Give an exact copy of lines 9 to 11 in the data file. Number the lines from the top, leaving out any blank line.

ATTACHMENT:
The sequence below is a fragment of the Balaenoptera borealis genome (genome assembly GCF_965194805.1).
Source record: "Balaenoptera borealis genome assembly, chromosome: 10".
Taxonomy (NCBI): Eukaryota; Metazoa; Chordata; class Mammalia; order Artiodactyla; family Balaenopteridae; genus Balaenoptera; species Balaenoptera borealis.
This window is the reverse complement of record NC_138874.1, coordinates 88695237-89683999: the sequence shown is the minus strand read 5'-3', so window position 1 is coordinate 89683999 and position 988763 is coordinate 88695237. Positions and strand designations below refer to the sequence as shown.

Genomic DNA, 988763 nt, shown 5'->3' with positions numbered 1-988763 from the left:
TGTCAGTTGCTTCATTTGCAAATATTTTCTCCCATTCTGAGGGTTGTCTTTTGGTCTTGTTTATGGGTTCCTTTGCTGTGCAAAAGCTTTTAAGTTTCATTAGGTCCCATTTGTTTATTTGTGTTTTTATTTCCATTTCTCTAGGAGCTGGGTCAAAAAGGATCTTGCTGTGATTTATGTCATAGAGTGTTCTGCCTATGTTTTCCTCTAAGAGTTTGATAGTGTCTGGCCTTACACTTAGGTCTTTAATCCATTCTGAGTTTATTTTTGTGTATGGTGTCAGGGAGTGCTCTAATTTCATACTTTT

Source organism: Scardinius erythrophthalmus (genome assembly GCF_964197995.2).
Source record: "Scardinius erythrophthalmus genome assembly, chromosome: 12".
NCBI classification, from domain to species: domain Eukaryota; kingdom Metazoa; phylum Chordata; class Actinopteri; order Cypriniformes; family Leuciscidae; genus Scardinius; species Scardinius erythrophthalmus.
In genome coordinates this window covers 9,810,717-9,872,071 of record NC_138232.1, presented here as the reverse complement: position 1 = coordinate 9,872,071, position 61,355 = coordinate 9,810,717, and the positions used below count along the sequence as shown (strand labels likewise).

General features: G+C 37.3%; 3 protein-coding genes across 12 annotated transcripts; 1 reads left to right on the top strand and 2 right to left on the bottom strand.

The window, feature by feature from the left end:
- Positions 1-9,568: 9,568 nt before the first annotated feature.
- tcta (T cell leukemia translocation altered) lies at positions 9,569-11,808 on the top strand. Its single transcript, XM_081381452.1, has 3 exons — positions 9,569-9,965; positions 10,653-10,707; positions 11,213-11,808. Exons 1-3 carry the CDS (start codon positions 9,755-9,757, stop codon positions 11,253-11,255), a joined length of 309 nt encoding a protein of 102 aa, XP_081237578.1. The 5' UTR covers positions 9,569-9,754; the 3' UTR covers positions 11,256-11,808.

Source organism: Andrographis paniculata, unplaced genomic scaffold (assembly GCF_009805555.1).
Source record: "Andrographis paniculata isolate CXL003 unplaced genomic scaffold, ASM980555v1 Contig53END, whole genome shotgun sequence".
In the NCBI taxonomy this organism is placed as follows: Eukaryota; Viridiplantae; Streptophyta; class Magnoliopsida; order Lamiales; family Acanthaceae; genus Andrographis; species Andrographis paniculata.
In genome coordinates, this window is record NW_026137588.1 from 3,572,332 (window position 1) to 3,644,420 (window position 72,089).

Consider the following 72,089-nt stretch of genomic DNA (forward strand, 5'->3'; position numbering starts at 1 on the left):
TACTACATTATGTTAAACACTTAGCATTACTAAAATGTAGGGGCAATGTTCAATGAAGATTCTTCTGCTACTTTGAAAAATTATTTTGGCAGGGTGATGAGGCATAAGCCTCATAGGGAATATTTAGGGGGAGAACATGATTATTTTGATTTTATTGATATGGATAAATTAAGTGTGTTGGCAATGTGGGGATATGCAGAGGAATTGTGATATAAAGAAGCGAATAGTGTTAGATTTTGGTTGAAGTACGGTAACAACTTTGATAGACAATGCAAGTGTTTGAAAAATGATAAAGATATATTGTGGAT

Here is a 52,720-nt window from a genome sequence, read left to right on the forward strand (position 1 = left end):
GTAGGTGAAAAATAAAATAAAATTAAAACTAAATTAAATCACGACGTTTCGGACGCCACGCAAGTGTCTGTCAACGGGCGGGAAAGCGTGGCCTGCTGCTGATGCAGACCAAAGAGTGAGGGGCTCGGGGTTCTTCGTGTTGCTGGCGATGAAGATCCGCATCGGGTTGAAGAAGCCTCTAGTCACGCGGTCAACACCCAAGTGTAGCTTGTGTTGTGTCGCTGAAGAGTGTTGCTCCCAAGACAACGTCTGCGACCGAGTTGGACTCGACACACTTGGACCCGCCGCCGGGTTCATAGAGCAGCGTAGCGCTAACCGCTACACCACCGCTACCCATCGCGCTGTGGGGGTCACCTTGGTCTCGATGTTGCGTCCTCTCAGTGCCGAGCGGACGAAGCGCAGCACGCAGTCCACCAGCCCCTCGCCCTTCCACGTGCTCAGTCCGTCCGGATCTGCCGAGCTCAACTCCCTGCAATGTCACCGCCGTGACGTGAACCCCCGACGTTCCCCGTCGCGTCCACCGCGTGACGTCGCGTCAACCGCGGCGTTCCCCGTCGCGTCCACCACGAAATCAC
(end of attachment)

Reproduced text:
NCBI classification, from domain to species: domain Eukaryota; kingdom Metazoa; phylum Chordata; class Actinopteri; order Cypriniformes; family Leuciscidae; genus Scardinius; species Scardinius erythrophthalmus.
In genome coordinates this window covers 9,810,717-9,872,071 of record NC_138232.1, presented here as the reverse complement: position 1 = coordinate 9,872,071, position 61,355 = coordinate 9,810,717, and the positions used below count along the sequence as shown (strand labels likewise).

General features: G+C 37.3%; 3 protein-coding genes across 12 annotated transcripts; 1 reads left to right on the top strand and 2 right to left on the bottom strand.